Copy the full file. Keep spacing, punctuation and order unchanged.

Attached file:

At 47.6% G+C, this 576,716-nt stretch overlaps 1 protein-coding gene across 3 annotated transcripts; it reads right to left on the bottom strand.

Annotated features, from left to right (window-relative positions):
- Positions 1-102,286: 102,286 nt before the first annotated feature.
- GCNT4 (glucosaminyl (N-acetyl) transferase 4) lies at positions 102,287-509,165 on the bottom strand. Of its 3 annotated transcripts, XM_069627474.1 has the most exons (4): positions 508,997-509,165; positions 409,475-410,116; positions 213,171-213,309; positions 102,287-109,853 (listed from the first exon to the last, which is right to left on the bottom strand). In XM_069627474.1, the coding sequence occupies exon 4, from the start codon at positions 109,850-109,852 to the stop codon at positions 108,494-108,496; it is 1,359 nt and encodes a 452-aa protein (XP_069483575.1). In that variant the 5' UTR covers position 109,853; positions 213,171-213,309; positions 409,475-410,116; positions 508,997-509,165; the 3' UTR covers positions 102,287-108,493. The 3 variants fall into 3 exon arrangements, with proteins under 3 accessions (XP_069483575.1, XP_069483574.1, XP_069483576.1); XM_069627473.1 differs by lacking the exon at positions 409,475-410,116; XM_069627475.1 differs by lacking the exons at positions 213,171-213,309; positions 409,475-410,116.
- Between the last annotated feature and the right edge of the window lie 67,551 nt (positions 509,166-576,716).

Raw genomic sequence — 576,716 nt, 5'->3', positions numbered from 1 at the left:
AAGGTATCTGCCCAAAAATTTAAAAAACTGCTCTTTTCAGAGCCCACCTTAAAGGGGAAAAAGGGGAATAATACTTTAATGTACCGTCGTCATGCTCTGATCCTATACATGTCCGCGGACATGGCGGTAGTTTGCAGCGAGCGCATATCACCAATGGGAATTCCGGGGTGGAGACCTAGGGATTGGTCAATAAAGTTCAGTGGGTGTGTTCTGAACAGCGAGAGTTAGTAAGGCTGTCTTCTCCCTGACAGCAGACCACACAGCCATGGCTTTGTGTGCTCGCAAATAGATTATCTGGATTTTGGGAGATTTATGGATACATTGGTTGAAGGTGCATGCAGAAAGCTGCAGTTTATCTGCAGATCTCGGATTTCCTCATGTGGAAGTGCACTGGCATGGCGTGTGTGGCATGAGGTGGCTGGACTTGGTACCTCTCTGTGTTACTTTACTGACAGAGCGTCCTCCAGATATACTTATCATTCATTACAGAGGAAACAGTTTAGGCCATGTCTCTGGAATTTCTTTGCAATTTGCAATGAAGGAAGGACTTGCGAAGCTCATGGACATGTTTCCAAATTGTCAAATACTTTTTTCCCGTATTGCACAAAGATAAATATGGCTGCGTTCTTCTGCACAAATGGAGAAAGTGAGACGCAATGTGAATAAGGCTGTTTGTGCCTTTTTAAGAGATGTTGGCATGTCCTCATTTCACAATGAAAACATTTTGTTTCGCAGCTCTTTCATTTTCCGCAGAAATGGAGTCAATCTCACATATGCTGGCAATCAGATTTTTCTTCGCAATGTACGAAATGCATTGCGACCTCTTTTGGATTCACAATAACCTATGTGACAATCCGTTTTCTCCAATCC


At 47.6% G+C, this 576,716-nt stretch overlaps 1 protein-coding gene across 3 annotated transcripts; it reads right to left on the bottom strand.

Annotated features, from left to right (window-relative positions):
- Positions 1-102,286: 102,286 nt before the first annotated feature.
- GCNT4 (glucosaminyl (N-acetyl) transferase 4) lies at positions 102,287-509,165 on the bottom strand. Of its 3 annotated transcripts, XM_069627474.1 has the most exons (4): positions 508,997-509,165; positions 409,475-410,116; positions 213,171-213,309; positions 102,287-109,853 (listed from the first exon to the last, which is right to left on the bottom strand). In XM_069627474.1, the coding sequence occupies exon 4, from the start codon at positions 109,850-109,852 to the stop codon at positions 108,494-108,496; it is 1,359 nt and encodes a 452-aa protein (XP_069483575.1). In that variant the 5' UTR covers position 109,853; positions 213,171-213,309; positions 409,475-410,116; positions 508,997-509,165; the 3' UTR covers positions 102,287-108,493. The 3 variants fall into 3 exon arrangements, with proteins under 3 accessions (XP_069483575.1, XP_069483574.1, XP_069483576.1); XM_069627473.1 differs by lacking the exon at positions 409,475-410,116; XM_069627475.1 differs by lacking the exons at positions 213,171-213,309; positions 409,475-410,116.
- Between the last annotated feature and the right edge of the window lie 67,551 nt (positions 509,166-576,716).

Raw genomic sequence — 576,716 nt, 5'->3', positions numbered from 1 at the left:
AAGGTATCTGCCCAAAAATTTAAAAAACTGCTCTTTTCAGAGCCCACCTTAAAGGGGAAAAAGGGGAATAATACTTTAATGTACCGTCGTCATGCTCTGATCCTATACATGTCCGCGGACATGGCGGTAGTTTGCAGCGAGCGCATATCACCAATGGGAATTCCGGGGTGGAGACCTAGGGATTGGTCAATAAAGTTCAGTGGGTGTGTTCTGAACAGCGAGAGTTAGTAAGGCTGTCTTCTCCCTGACAGCAGACCACACAGCCATGGCTTTGTGTGCTCGCAAATAGATTATCTGGATTTTGGGAGATTTATGGATACATTGGTTGAAGGTGCATGCAGAAAGCTGCAGTTTATCTGCAGATCTCGGATTTCCTCATGTGGAAGTGCACTGGCATGGCGTGTGTGGCATGAGGTGGCTGGACTTGGTACCTCTCTGTGTTACTTTACTGACAGAGCGTCCTCCAGATATACTTATCATTCATTACAGAGGAAACAGTTTAGGCCATGTCTCTGGAATTTCTTTGCAATTTGCAATGAAGGAAGGACTTGCGAAGCTCATGGACATGTTTCCAAATTGTCAAATACTTTTTTCCCGTATTGCACAAAGATAAATATGGCTGCGTTCTTCTGCACAAATGGAGAAAGTGAGACGCAATGTGAATAAGGCTGTTTGTGCCTTTTTAAGAGATGTTGGCATGTCCTCATTTCACAATGAAAACATTTTGTTTCGCAGCTCTTTCATTTTCCGCAGAAATGGAGTCAATCTCACATATGCTGGCAATCAGATTTTTCTTCGCAATGTACGAAATGCATTGCGACCTCTTTTGGATTCACAATAACCTATGTGACAATCCGTTTTCTCCAATCC